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Database of Abstracts of Reviews of Effects (DARE): Quality-assessed Reviews [Internet].

Effects of 5-hydroxytryptamine (serotonin) type 3 antagonists on symptom relief and constipation in nonconstipated irritable bowel syndrome: a systematic review and meta-analysis of randomized controlled trials

V Andresen, VM Montori, J Keller, CP West, P Layer, and M Camilleri.

Review published: 2008.

CRD summary

This review evaluated the effectiveness of 5-hydroxytryptamine (serotonin) antagonists in treating irritable bowel syndrome (IBS). The authors concluded that 5-hydroxytryptamine antagonists significantly improved symptoms of non-constipated IBS and diarrhoea predominant IBS in men and women, but there was an increased risk of constipation. The authors' conclusions reflect the evidence presented and are likely to be reliable.

Authors' objectives

To evaluate the effectiveness of 5-hydroxytryptamine (serotonin) antagonists in patients with non-constipated or diarrhoea-predominant irritable bowel syndrome (IBS).

Searching

The databases MEDLINE (January 1966 to December 2006), EMBASE (January 1988 to December 2006) and Web of Science (January 1990 to December 2006) were searched. No publication status or language restrictions were applied. Search terms were reported. Reference lists of included studies were also scanned.

Study selection

Eligible for inclusion in the review were randomised controlled trials (RCTs) evaluating the effects of 5-hydroxytryptamine antagonists on the relief of abdominal pain and discomfort, or global improvement, in irritable bowel syndrome (IBS). Review or animal studies, studies with pharmacodynamic endpoints, duplicate publications and non-IBS studies were excluded. Outcomes of interest were relief of abdominal pain and discomfort, global improvement of IBS symptoms, and constipation rate.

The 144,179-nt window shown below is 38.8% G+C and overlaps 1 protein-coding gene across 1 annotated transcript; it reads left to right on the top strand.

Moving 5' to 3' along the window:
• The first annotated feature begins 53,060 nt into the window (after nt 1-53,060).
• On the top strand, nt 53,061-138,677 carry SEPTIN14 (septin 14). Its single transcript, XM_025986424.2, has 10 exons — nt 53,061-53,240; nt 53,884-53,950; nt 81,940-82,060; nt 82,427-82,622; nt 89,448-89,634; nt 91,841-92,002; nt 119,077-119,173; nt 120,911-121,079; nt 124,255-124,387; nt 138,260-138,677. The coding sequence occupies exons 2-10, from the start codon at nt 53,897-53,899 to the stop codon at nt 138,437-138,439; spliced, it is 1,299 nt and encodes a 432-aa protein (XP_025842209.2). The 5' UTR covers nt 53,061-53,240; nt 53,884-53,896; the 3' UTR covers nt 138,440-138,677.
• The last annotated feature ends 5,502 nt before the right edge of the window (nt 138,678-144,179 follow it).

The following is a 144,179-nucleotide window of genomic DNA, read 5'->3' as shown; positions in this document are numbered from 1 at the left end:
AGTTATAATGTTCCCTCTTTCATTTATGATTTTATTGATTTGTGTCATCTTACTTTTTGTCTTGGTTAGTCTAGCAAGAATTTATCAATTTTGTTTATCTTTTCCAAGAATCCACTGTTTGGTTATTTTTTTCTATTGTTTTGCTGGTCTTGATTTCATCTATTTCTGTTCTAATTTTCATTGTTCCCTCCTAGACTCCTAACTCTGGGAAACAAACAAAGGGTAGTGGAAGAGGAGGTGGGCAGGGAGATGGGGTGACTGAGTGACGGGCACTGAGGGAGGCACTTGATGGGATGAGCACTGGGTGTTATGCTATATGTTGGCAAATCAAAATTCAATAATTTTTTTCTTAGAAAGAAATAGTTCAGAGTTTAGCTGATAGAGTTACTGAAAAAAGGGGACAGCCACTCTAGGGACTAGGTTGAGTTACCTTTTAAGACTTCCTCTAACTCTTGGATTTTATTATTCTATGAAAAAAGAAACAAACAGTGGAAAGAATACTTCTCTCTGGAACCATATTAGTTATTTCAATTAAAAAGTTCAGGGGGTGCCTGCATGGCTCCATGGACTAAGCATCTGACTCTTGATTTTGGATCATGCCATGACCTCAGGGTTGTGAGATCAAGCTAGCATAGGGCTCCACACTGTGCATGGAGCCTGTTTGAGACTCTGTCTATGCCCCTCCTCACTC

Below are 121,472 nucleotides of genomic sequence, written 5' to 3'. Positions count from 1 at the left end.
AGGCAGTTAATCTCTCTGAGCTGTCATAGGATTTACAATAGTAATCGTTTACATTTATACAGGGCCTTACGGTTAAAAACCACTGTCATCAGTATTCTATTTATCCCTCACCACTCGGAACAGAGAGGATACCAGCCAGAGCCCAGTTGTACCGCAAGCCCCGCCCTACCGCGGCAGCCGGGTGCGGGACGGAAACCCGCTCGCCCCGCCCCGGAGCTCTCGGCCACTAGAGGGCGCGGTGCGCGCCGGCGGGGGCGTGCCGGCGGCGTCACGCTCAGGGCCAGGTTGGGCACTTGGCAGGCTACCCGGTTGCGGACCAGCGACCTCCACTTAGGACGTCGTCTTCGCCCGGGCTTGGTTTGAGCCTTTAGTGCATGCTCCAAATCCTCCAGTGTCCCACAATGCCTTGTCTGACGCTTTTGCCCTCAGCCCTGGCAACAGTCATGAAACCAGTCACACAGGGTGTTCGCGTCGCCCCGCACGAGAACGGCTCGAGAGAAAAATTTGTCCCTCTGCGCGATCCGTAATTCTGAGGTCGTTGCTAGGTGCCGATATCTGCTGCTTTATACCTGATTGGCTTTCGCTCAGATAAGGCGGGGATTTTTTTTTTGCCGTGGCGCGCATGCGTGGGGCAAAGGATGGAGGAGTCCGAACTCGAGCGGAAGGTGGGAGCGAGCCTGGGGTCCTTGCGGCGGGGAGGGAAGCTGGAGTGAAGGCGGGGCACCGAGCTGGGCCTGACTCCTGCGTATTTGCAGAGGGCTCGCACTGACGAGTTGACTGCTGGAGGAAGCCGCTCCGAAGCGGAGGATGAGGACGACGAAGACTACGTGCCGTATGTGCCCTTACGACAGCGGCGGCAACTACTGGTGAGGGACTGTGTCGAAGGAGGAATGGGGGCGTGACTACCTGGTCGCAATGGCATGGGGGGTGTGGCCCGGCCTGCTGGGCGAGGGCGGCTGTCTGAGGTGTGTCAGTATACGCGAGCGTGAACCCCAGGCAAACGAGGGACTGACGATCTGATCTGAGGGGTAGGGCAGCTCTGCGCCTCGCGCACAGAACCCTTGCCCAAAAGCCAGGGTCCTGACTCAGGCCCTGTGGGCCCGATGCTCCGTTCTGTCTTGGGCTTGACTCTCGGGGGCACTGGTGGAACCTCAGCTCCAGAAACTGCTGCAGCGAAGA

In included trials, 5-hydroxytryptamine antagonists were alosetron and cilansetron. Controls were placebo or mebeverine. Gender breakdown varied between included trials. The mean age of patients was approximately the same for both genders (43 to 49 years). Some included trials had patients with diarrhoea-predominant IBS and patients with non-constipated IBS, whilst other trials had patients with diarrhoea-predominant IBS only.

Two reviewers independently selected the studies for inclusion in the review. It was not reported how disagreements were resolved.

Assessment of study quality

Trial quality was assessed using the criteria of: a control group; random allocation; blinding of patients and investigators; parallel group design; validated disease definition (Rome 1 and II criteria); validated outcome measures; attrition bias; loss to follow-up; adequate power; definition of responder included a priori; and use of intention-to-treat analysis.

Two reviewers independently assessed study quality. It was not reported how disagreements were resolved.

Data extraction

Data was extracted in order to calculate risk ratios (RR) with 95% confidence intervals (CI).

The authors did not state how the data were extracted for the review, or how many reviewers performed the data extraction.

Methods of synthesis

Risk ratios were combined in a meta-analysis using the random-effects model. Heterogeneity was assessed using the I2 test. Sub-group analyses were performed according to study population, gender, medication used, dose, treatment duration, comparator, outcome definition, outcome estimation and publication status.

Results of the review

Fourteen RCTs (n=7,984 patients) were included in the meta-analysis. Of these fourteen RCTs, four were abstracts and ten were full articles. The full articles met all the quality criteria. Funnel plot analysis did not show any evidence of publication bias

Abdominal pain and discomfort relief: 5-hydroxytryptamine antagonists were associated with statistically significant relief of abdominal pain and discomfort compared to control (RR 1.30, 95% CI 1.22 to 1.39; 10 RCTs). The calculated number-needed-to-treat was 7.7. There was no evidence of statistically significant heterogeneity.